If belief is a contributing factor to success on grass, then Ons Jabeur will be one to watch over the next four weeks.
“Usually, I play football on grass, not tennis, but it’s changing a little bit for me, ” Jabeur told WTA Insider by phone on Media Day at the bett1open in Berlin, Germany. A couple of weeks ago, Jabeur made her Top 5 debut after Roland Garros. Currently, the World No.4, she is the top seed at the first WTA 500 of the grass season.
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“I feel like I have a great relationship with grass,” Jabeur said. “As soon as I find my timing, how to adapt to my shots, it becomes much better and I feel like I will be enjoying much more my time on grass. I like to see grass as a fun game because it’s much different from other surfaces. When I see it that way, I play much better.”
Jabeur is armed with a game full of slices, drop shots, and it was only a matter of time before she was was going to find success on grass. Everything finally clicked last summer. Jabeur won her first Hologic WTA Tour title on the grass in Birmingham and then followed it up with a run to her first Wimbledon quarterfinal.
“If you believe you can play good on grass, then you can,” Jabeur said. “If you have a hate relationship with grass, then it’s not going to help.
“I think grass could suit a lot of players. For example, players who hit flat and hard, it’s tough to return the balls. Other players, like myself, who change the rhythm, they slice, they make you visit all the corners of the court, they can play really good on grass. So you need to be ready on your legs and prepare your reaction very well.”
Already enjoying the best season of her career, Jabeur, 27, says she’s ready to turn the page on her bittersweet clay season. After being derailed by injury and illness to start her season, Jabeur went 17-4 on the clay, winning her biggest career title in Madrid and making two additional finals, in Rome and Charleston.
Jabeur was one of the favorites heading into Roland Garros, but she bowed out of the tournament just hours after it began.
“I feel like the goals I set for myself,” Jabeur said. “I want to be Top 5, I want to win more titles. I want to be No.1 one day. I have to go through this.
“What happened at the French Open taught me a lot to maybe have a better schedule next time or handle the pressure much better for sure. But it’s the part of the process, part of the goals that I want to achieve. I have to accept those kinds of challenges because that’s where I want to go in my career.”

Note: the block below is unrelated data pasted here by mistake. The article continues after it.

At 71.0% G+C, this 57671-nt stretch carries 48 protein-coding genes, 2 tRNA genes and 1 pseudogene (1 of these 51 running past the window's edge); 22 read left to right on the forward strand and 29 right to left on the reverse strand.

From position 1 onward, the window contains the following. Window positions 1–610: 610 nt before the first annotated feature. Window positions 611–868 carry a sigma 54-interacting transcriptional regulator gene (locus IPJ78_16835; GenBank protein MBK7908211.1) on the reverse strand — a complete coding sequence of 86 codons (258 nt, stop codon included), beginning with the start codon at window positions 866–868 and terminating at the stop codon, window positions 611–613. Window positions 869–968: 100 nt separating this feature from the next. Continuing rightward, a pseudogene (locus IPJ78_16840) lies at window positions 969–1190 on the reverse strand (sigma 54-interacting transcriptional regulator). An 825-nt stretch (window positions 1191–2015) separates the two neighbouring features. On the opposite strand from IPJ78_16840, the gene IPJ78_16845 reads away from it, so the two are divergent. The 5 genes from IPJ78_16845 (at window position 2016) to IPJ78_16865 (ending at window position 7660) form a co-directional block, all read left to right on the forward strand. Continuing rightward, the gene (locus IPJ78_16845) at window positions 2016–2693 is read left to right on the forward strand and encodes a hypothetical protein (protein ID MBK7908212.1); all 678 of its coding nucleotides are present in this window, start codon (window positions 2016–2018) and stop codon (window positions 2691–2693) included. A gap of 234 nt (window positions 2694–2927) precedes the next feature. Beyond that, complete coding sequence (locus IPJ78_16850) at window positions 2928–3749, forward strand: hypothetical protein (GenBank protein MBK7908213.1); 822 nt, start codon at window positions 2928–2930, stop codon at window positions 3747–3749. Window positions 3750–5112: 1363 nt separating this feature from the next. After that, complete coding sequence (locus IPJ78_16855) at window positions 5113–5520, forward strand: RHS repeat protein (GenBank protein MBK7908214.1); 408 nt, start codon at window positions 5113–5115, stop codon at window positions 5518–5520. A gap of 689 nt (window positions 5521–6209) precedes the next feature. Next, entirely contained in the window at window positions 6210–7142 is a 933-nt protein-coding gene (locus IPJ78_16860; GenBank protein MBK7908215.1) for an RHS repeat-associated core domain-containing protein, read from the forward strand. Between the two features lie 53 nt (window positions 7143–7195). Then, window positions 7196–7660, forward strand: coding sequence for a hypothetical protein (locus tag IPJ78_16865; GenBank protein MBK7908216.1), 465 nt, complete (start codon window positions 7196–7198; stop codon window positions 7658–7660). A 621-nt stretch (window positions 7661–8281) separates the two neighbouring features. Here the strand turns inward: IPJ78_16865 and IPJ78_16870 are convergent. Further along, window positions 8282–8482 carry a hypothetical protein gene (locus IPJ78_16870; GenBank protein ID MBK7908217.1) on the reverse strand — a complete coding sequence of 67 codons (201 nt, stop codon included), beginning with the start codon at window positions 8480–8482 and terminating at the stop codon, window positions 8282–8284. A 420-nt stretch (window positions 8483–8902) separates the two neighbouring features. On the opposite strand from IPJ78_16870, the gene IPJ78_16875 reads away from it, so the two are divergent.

Could her setback help her on grass? After over two months of nonstop play on the clay, Jabeur was able to put down her racquets and refresh both the body and mind. After a vacation week in Dubai with her husband, Jabeur returned to Paris to spend time with her family.
“I was practicing in Paris,” Jabeur said. “The grass was not amazing, so here it feels like carpet.
“Wimbledon is one of my main goals that I put in my mind from the beginning of the year. It feels good to be back on a surface that I love so much. I try to put off the pressure a little bit. Being seeded No.1 here didn’t help much. Didn’t expect that, to be honest with you.”
Reunited with her competitors in Berlin, Jabeur has been hard at work on the practice courts to accelerate her adaptation process. She has practiced with Bianca Andreescu, Daria Kasatkina, and Karolina Muchova, who she will face in the first round. That Jabeur has opted to practice with players known for their court craft and unpredictability is no surprise.
“I think maybe the bounce [on grass is the most difficult thing] because sometimes the bounces are unexpected and you don’t know where the ball is going to go,” Jabeur said. “Sometimes it’s really frustrating because you think you have the shot to win it and a bad bounce changes everything. So I think if you adapt your eyes, your reaction to grass, the mission can be much easier.”
Jabeur heads into the grass season at No.2 behind Iga Swiatek in the Race to the WTA Finals. Despite her new career-high ranking and a solid bank of points from the first half of the year, Jabeur says she remains hungry.
“I like to think that I’m very bad at math and I don’t have any points and I need to get more and more points for the rest of the season,” Jabeur said. “Not playing at the beginning of the season, I didn’t have much. Right now, I need to continue achieving my goals from the beginning of the season.”